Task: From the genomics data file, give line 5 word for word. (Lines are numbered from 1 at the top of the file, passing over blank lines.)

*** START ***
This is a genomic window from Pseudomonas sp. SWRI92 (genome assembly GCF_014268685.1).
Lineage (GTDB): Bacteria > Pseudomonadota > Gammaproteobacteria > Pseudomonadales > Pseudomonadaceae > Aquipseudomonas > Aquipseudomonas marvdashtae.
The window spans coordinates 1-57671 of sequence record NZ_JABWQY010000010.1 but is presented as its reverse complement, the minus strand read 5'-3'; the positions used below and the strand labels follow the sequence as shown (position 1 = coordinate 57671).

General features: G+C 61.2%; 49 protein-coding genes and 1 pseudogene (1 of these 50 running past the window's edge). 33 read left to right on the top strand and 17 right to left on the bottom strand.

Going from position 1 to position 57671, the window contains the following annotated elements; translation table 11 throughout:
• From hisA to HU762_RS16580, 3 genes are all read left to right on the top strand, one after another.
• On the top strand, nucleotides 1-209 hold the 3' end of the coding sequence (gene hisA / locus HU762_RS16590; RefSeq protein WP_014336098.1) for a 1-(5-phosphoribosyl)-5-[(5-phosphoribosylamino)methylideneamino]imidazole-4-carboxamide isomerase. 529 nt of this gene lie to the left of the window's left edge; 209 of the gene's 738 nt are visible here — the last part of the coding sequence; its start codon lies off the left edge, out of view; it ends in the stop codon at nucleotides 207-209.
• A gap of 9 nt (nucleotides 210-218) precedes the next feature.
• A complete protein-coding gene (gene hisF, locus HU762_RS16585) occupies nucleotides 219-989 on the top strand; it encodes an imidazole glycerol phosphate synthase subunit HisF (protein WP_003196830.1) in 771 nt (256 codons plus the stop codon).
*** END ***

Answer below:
Going from position 1 to position 57671, the window contains the following annotated elements; translation table 11 throughout: